Is Christ "Lord of your life"? If so, how do you know this? If He is, please tell me how, so that I can know that I am saved also.
    Of course, I know 100% that I am saved. I am not trying to belittle holy living and good works in any way. I just want clear cut distinction between justification and sanctification.
     
  12. Joanna

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    Actually we don't make Christ Lord of our life; He already is! But do we own Him as such and obey His Word? Such as 1 Peter 1:14 ...not fashioning yourselves according to the former lusts in your ignorance:... Titus 2:1 -13....teaching us that, denying ungodliness and worldly lusts, we should live soberly, righteously, and godly, in this present world;.... all the exhortations in the Word really.
    Not that obeying commandments saves us, but that would show our sincerity. In order to have assurance we have to examine ourselves by the Bible, not other people.
    The way I see it justification is when God sees us as perfectly sinless for Christ's sake; it takes place outside of us, happens only once when we are saved. Sanctification is us becoming more holy through the work of the Holy Spirit in our hearts. It takes place inside of us and is an ongoing, never complete till death.
    Much more could be said, but that is all the time I have for now. [​IMG]
     
  13. AresMan

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    Yes. We should do this. I definitely agree. ...
    I couldn't agree more. The trouble is, I see a lot of people questioning others' salvation almost based upon the standards they have set up in their own lives: emphasizing some aspects of spiritual maturity and ignoring some sins that they have in their own lives.
    Amen! I agree with this 100%. Sanctification is ongoing until you die, but does that mean it is guaranteed to be an indispensible upward slope. There are likely ups and downs (which we should try not to let happen), but it is still consistent. True assurance for me is not looking at the rollercoaster of my emotions and my sanctification; it is looking back at my justification and knowing what I believe about what Jesus has already done on the Cross.
     
  14. Joanna

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    I don't think assurance is a constant thing, at least in my experience, when sin enters the door, assurance jumps out the window.
     
  15. AresMan

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    This is what gives me 100% assurance. This is what I pretty much think about every day. This is why I have a smile on my face. This is why I want to please God and enables me to do so out of love.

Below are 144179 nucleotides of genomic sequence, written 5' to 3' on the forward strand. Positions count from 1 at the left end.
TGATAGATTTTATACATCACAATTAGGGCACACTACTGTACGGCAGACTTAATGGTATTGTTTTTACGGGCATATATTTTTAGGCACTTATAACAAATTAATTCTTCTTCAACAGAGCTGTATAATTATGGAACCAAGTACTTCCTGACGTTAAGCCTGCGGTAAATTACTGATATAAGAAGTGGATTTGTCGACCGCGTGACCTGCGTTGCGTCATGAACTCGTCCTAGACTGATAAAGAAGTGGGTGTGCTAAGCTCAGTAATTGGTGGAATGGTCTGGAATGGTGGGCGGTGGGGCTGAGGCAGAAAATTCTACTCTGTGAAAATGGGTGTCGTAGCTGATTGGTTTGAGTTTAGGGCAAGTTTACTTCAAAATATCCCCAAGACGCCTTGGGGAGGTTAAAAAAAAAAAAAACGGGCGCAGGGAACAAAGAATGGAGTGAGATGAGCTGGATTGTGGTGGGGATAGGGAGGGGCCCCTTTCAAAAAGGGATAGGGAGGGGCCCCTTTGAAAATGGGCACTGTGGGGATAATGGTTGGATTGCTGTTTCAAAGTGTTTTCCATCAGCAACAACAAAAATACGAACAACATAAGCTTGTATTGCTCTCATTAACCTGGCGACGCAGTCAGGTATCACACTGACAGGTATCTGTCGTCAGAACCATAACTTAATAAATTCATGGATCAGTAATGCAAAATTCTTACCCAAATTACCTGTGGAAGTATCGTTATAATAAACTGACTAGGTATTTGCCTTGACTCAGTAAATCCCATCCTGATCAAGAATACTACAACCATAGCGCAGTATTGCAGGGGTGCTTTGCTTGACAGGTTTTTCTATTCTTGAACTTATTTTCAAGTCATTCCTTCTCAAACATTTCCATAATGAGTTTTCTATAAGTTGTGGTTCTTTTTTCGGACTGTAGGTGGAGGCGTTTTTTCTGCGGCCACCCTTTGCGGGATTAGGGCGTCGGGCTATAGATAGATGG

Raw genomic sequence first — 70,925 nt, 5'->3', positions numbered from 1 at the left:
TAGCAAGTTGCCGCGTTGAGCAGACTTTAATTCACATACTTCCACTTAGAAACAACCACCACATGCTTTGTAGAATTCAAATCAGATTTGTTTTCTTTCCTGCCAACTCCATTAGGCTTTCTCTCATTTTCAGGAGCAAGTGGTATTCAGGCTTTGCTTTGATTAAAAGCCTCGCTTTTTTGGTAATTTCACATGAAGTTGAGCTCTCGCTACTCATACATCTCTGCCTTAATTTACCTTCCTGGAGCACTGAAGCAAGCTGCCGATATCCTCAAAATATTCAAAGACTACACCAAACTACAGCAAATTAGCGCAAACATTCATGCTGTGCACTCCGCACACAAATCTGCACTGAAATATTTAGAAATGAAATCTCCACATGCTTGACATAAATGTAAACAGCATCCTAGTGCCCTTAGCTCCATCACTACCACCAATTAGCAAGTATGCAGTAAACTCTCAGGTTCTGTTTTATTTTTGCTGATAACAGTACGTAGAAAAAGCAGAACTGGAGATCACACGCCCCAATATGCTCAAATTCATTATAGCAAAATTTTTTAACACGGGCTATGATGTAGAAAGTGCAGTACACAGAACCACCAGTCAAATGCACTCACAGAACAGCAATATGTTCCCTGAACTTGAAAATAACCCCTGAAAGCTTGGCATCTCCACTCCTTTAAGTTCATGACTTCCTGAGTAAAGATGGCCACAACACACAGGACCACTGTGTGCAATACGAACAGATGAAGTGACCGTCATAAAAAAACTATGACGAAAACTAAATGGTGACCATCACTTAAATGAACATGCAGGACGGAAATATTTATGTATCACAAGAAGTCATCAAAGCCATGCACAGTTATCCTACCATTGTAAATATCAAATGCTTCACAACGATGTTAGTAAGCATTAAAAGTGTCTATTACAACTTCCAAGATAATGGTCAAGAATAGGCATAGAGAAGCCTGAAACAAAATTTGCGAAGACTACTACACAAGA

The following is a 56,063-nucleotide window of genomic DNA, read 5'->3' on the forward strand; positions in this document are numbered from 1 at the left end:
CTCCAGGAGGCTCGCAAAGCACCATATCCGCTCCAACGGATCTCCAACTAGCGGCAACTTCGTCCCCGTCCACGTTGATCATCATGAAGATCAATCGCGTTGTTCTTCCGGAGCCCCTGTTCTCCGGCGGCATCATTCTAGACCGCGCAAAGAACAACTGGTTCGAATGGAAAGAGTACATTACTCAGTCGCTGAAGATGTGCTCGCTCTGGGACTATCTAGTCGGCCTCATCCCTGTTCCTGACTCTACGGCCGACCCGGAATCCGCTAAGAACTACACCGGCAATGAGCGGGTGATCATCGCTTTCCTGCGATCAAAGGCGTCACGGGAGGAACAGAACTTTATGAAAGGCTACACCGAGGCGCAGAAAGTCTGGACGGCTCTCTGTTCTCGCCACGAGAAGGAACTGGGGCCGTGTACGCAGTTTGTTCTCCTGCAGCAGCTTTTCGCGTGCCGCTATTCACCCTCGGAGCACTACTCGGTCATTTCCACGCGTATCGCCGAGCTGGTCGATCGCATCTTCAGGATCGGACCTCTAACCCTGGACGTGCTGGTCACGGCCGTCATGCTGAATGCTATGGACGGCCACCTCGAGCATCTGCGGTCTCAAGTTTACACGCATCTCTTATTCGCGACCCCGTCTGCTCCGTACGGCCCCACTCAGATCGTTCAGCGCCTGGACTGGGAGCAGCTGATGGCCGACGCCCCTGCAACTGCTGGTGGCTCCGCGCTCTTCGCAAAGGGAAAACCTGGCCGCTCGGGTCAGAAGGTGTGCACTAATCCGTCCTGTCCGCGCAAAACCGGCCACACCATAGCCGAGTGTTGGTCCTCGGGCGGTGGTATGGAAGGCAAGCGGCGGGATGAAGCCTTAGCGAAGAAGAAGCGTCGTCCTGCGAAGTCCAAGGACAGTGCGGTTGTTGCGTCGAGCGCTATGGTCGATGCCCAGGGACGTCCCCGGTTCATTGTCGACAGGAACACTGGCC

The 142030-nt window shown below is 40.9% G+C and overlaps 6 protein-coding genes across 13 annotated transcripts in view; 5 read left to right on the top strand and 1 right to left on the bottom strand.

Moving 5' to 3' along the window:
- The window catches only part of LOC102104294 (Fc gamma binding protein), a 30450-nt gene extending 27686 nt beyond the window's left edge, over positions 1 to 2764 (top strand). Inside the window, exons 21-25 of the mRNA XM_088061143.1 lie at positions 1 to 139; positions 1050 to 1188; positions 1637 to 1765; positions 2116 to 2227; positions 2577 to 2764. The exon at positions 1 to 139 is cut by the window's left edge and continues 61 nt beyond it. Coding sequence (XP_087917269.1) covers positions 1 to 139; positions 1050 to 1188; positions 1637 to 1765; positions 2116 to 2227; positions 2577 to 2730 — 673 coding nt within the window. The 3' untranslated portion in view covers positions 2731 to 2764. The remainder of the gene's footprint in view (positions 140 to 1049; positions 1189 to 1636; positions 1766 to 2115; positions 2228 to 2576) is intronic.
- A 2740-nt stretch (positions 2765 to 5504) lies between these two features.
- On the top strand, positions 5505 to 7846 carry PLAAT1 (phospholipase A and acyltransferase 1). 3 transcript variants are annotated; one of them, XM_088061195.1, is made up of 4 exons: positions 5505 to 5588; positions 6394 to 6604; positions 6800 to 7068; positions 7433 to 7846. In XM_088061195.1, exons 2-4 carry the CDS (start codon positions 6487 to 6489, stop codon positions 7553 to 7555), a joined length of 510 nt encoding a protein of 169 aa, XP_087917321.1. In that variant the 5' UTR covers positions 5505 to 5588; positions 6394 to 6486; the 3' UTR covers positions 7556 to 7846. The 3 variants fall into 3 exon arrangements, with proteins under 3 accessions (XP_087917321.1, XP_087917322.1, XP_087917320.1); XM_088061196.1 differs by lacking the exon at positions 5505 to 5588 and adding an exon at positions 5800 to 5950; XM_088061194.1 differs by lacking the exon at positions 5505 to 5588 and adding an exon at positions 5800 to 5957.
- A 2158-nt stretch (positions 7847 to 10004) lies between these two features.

16. ILUVLIGHT

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    Hi Aresman;
    Holy living is the imitation of Christ.The constant pursuance of righteousness. The striving to be as much like Christ as we can possibly be. It is the works after Salvation and not works for Salvation. It is our obediance to His comandments.
    May Christ Shine His Light On Us All;
    Mike
     
  17. ascund

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    Hey ILUVLIGHT

    What a great comprehension of the distinction between justification and sanctification!

    Salvation entails both justification and sanctification. Some of the less enlightened that have lots of posts simply with to misunderstand the two as being a blend. While they are inseparable, they are nevertheless parallel and distinct.

    It appears that it is best to know the positive rather than nit noid some negative.
    Lloyd
     
  18. Jarthur001

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    Its easy to believe...even Satan and his devils believe there is a God.


    What Satan will not do is WORSHIP God.
    What Satan will not do is repent and turn from his way to Gods way.
    What Satan will not do is Give up all other things in life and follow God, Showing God that he is Lord.

    But...Satan believes in God and even talks with God.


    In Christ...James
     
  19. ascund

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    Hey Jarthur001

    The talk about Satan and his devils always bugs me. It is usually taken out of context. Jesus came and died for humans. Satan and his devils do not have the chance to be saved.

    They have always believed that Jesus is Lord but wilfully rejected Him. They are outside God's plan of redemption and should not even be mentioned in any such discussion.

    Lloyd
     
  20. Jarthur001

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    Hey Lloyd,


    This is true. Yet it shows that the word as we use it...."believe"..is not the same as what the Bible means. I use this point for it is used in the Bible that the devils also believe as if to say.."big deal". Yet as you say above they (the devils) will not repent.

    When man calls God His God, man should then act as if he is God, and change his sinful ways. The so called "easy believe" does not teach one must repent. I feel this is wrong, for they are doing no more then a devil by just say "i believe in God".


    In Christ...James